R.E.M. began to move toward mainstream record production on Lifes Rich Pageant, but they didn't have a commercial breakthrough until the following year's Document. Ironically, Document is a stranger, more varied album than its predecessor, but co-producer Scott Litt – who would go on to produce every R.E.M. album in the following decade – is a better conduit for the band than Don Gehman, giving the group a clean sound without sacrificing their enigmatic tendencies. "Finest Worksong," the stream-of-conscious rant "It's the End of the World as We Know It (And I Feel Fine)," and the surprise Top Ten single "The One I Love" all crackle with muscular rhythms and guitar riffs, but the real surprise is how political the mid-tempo jangle pop of "Welcome to the Occupation," "Disturbance at the Heron House," and "King of Birds" is. Where Lifes Rich Pageant sounded a bit like a party record, Document is a fiery statement, and its memorable melodies and riffs are made all the more indelible by its righteous anger.
Leaving behind the garagey jangle pop of their first recordings, R.E.M. developed a strangely subdued variation of their trademark sound for their full-length debut album, Murmur. Heightening the enigmatic tendencies of Chronic Town by de-emphasizing the backbeat and accentuating the ambience of the ringing guitar, R.E.M. created a distinctive sound for the album – one that sounds eerily timeless. Even though it is firmly in the tradition of American folk-rock, post-punk, and garage rock, Murmur sounds as if it appeared out of nowhere, without any ties to the past, present, or future. Part of the distinctiveness lies in the atmospheric production, which exudes a detached sense of mystery, but it also comes from the remarkably accomplished songwriting. The songs on Murmur sound as if they've existed forever, yet they subvert folk and pop conventions by taking unpredictable twists and turns into melodic, evocative territory, whether it's the measured riffs of "Pilgrimage," the melancholic "Talk About the Passion," or the winding guitars and pianos of "Perfect Circle." R.E.M. may have made albums as good as Murmur in the years following its release, but they never again made anything that sounded quite like it.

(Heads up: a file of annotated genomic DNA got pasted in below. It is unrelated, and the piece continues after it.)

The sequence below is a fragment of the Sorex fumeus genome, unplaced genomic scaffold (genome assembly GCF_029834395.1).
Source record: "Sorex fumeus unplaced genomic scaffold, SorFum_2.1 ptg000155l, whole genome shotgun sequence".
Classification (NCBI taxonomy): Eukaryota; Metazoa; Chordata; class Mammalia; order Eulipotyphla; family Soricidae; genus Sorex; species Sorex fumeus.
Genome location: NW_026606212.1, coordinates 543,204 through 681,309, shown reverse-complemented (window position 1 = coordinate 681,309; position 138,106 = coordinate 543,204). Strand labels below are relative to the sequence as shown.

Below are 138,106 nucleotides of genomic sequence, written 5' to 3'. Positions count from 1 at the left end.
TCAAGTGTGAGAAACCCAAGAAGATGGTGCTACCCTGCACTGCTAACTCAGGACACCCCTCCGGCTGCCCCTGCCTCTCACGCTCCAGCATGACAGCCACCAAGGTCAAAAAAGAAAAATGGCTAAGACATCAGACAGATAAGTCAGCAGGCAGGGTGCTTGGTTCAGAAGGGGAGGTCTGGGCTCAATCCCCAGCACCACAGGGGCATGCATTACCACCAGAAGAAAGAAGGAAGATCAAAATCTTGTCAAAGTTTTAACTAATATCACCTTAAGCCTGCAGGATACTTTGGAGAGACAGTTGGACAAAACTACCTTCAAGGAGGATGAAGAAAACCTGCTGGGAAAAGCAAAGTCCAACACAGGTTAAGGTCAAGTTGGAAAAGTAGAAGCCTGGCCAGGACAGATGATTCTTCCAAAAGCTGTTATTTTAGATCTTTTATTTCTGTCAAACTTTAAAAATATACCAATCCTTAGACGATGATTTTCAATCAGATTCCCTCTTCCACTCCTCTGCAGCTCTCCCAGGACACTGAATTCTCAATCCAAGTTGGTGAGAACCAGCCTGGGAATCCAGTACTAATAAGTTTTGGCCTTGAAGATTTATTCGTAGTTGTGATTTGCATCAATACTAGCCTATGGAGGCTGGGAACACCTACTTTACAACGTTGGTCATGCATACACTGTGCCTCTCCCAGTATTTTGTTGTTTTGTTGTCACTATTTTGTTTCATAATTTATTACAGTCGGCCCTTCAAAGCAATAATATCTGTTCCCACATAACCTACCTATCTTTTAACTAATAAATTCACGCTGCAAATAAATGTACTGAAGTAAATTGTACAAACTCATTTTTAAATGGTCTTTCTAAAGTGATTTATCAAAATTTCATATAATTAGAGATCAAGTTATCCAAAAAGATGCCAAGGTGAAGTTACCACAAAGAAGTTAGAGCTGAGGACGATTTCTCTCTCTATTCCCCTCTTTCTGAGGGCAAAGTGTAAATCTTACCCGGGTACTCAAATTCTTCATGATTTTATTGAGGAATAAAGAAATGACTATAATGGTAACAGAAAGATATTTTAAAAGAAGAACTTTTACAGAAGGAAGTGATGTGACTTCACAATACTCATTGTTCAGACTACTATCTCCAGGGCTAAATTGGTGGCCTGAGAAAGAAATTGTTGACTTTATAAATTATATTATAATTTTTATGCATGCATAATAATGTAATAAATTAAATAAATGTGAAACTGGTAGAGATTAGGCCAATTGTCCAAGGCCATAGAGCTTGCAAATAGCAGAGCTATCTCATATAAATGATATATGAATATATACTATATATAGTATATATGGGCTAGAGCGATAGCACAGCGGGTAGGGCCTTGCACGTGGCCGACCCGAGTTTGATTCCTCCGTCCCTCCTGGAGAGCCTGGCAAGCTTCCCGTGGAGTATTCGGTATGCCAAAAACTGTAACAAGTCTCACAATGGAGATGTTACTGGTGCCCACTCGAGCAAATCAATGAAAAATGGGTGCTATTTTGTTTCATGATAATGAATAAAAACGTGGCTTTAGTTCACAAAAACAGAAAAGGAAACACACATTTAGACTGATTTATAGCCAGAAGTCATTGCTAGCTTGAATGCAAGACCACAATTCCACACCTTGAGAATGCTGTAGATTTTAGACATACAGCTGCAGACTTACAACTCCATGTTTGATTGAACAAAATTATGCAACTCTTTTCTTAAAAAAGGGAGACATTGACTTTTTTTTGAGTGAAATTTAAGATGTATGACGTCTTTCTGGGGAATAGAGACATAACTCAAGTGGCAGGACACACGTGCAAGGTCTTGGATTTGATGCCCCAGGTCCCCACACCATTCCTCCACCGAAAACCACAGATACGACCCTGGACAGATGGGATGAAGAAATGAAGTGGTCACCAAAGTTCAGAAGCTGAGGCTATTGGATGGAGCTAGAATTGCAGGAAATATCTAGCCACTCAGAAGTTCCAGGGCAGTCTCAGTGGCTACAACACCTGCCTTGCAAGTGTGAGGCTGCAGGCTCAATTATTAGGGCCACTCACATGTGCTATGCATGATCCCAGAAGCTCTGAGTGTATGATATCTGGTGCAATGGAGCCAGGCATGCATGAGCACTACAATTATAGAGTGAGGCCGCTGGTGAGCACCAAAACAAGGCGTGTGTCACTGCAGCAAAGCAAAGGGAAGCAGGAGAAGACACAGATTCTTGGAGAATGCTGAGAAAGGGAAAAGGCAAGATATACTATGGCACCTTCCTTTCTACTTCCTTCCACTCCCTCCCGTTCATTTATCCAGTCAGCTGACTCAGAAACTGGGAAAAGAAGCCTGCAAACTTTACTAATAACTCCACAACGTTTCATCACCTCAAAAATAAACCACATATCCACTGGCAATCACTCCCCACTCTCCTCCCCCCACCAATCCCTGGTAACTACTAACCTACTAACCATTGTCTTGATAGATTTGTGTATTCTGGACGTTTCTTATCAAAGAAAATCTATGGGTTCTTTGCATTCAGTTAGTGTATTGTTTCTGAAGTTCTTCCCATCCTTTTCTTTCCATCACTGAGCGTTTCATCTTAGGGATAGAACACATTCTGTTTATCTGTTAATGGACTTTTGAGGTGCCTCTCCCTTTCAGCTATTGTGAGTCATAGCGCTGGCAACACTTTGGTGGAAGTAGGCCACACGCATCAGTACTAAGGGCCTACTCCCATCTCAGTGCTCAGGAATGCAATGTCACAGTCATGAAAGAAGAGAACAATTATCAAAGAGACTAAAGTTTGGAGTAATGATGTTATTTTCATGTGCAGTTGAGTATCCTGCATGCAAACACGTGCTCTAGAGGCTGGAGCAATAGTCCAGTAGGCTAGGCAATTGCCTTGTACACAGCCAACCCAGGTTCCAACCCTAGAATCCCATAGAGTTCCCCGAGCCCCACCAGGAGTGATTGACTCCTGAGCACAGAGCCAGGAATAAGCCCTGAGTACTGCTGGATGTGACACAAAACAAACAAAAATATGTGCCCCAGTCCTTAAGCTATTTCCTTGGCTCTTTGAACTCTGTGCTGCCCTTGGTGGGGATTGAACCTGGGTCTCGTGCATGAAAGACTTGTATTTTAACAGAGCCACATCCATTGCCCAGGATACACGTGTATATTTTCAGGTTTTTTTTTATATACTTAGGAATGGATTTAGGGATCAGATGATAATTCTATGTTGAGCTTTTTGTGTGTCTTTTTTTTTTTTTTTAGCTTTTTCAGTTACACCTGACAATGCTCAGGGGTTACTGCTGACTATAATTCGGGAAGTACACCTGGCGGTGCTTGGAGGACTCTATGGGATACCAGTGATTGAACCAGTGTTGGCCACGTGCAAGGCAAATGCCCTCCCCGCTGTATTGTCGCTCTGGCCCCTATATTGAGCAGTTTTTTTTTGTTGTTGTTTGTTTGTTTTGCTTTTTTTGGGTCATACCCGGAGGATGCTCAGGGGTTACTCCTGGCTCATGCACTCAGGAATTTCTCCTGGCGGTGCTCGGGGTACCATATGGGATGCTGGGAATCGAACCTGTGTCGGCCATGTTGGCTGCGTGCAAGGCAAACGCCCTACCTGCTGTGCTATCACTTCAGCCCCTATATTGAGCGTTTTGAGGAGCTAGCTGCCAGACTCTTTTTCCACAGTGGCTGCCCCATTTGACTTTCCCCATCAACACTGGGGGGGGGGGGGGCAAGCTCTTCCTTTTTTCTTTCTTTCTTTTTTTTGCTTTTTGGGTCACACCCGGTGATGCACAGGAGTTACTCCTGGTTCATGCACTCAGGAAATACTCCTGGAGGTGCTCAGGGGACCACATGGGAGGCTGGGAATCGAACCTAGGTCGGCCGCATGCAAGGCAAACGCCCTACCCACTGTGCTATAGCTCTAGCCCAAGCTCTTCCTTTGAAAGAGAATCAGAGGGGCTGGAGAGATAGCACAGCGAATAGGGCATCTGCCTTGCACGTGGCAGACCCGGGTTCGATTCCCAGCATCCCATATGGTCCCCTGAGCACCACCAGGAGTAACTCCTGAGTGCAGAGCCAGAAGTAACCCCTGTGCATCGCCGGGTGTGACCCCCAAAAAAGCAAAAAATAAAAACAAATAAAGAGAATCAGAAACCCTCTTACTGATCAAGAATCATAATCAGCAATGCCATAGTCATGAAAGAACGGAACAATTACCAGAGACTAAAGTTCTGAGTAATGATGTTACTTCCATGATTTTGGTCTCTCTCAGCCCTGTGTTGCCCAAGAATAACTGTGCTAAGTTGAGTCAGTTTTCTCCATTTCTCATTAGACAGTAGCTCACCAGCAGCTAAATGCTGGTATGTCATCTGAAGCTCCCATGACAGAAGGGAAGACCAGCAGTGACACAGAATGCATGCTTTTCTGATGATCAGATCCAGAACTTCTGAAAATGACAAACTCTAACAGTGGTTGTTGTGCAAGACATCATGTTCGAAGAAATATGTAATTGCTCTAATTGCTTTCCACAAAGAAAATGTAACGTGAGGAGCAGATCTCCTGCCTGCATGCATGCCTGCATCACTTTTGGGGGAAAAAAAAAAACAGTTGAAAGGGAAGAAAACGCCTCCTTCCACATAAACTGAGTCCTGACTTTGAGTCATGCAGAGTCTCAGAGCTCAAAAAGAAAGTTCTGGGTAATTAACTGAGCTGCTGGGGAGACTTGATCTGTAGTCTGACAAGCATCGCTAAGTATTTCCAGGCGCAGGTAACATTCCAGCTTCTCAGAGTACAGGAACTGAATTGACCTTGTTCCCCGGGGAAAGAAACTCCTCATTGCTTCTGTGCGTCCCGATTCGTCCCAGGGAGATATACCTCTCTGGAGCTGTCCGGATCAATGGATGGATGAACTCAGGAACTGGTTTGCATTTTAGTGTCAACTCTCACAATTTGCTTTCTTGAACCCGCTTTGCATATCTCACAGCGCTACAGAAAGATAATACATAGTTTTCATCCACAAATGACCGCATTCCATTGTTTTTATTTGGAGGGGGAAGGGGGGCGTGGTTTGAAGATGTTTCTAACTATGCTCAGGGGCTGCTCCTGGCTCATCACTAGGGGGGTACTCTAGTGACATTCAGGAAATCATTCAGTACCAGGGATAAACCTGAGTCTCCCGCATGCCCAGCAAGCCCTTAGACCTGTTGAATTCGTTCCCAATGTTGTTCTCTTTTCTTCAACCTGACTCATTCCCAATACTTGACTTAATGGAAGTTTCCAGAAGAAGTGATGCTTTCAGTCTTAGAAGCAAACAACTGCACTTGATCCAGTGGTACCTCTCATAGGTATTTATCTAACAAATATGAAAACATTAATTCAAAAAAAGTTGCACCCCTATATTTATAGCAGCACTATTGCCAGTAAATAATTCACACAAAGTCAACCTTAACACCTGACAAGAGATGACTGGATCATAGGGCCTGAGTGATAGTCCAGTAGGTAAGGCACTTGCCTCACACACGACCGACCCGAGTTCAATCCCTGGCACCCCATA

Guess I don't need to introduce these two legends if you are following my releases of them in a while. However, let me repeat 'Pandit Hariprasad Chaurasia' and 'Dr. Balamurali Krishna' are two of the greatest doyens of their traditions. And in many aspects, this Jugalbandi Live in Hong Kong is one of the greatest moments of Indian Classical.
Gorilla served notice to anyone expecting James Taylor to continue on in the personal, confessional vein of his first few albums that he did not intend to do so…
Satoko is a housewife who lives a comfortable life with her businessman husband Hideyuki and her six-year-old son Masato. One day on her way to pick up Masato, she meets Minoru - a newspaper delivery boy who happens to be playing catch with Masato. At first glance Minoru seems to be a serious, hard-working young man. But she learns that when he was twelve he stabbed and killed his father, who was beating up his mother. He had done this to protect his mother, but instead she abandoned her son and disappeared. Minoru sees a little of his mother in Satoko, and starts to follow her around. As he does, he discovers that Satoko is being threatened by the yakuza Tawara. Soon Satoko's husband Hideyuki senses something wrong as his wife begins to change, and comes up with some wild ideas. As passion and love envelop them, Minoru tries to save Satoko. Satoko wishes to escape, but fear keeps her from doing so. What each person feels… is it reality or just an illusion?